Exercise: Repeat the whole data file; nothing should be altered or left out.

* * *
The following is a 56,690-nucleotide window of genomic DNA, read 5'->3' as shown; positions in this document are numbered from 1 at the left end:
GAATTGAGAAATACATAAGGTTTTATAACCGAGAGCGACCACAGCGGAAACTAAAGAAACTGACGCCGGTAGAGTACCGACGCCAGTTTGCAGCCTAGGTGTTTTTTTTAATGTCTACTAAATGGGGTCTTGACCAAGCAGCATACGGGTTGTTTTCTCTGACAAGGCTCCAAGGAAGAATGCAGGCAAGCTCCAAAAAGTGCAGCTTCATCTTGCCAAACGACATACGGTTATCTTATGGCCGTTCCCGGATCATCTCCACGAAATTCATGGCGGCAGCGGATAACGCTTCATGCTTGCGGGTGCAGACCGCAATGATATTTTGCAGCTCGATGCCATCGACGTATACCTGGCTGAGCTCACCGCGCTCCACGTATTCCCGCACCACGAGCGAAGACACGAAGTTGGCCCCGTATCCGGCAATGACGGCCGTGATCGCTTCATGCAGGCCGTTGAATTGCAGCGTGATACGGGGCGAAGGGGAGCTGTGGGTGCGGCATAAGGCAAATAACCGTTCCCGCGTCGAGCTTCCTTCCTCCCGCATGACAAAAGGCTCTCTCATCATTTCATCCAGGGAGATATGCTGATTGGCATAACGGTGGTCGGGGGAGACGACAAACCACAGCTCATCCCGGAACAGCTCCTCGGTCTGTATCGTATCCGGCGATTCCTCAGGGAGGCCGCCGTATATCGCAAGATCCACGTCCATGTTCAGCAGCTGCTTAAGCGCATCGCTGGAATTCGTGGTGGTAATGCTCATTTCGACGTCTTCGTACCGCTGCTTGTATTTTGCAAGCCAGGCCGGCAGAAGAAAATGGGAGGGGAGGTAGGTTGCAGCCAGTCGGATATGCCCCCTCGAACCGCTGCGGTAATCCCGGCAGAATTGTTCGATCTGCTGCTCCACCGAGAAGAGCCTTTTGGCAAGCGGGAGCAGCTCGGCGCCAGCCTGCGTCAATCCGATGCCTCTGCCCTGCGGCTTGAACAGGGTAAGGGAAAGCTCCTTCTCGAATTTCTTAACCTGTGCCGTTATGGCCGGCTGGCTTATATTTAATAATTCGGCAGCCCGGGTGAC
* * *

The following is a 56,690-nucleotide window of genomic DNA, read 5'->3' as shown; positions in this document are numbered from 1 at the left end:
GAATTGAGAAATACATAAGGTTTTATAACCGAGAGCGACCACAGCGGAAACTAAAGAAACTGACGCCGGTAGAGTACCGACGCCAGTTTGCAGCCTAGGTGTTTTTTTTAATGTCTACTAAATGGGGTCTTGACCAAGCAGCATACGGGTTGTTTTCTCTGACAAGGCTCCAAGGAAGAATGCAGGCAAGCTCCAAAAAGTGCAGCTTCATCTTGCCAAACGACATACGGTTATCTTATGGCCGTTCCCGGATCATCTCCACGAAATTCATGGCGGCAGCGGATAACGCTTCATGCTTGCGGGTGCAGACCGCAATGATATTTTGCAGCTCGATGCCATCGACGTATACCTGGCTGAGCTCACCGCGCTCCACGTATTCCCGCACCACGAGCGAAGACACGAAGTTGGCCCCGTATCCGGCAATGACGGCCGTGATCGCTTCATGCAGGCCGTTGAATTGCAGCGTGATACGGGGCGAAGGGGAGCTGTGGGTGCGGCATAAGGCAAATAACCGTTCCCGCGTCGAGCTTCCTTCCTCCCGCATGACAAAAGGCTCTCTCATCATTTCATCCAGGGAGATATGCTGATTGGCATAACGGTGGTCGGGGGAGACGACAAACCACAGCTCATCCCGGAACAGCTCCTCGGTCTGTATCGTATCCGGCGATTCCTCAGGGAGGCCGCCGTATATCGCAAGATCCACGTCCATGTTCAGCAGCTGCTTAAGCGCATCGCTGGAATTCGTGGTGGTAATGCTCATTTCGACGTCTTCGTACCGCTGCTTGTATTTTGCAAGCCAGGCCGGCAGAAGAAAATGGGAGGGGAGGTAGGTTGCAGCCAGTCGGATATGCCCCCTCGAACCGCTGCGGTAATCCCGGCAGAATTGTTCGATCTGCTGCTCCACCGAGAAGAGCCTTTTGGCAAGCGGGAGCAGCTCGGCGCCAGCCTGCGTCAATCCGATGCCTCTGCCCTGCGGCTTGAACAGGGTAAGGGAAAGCTCCTTCTCGAATTTCTTAACCTGTGCCGTTATGGCCGGCTGGCTTATATTTAATAATTCGGCAGCCCGGGTGAC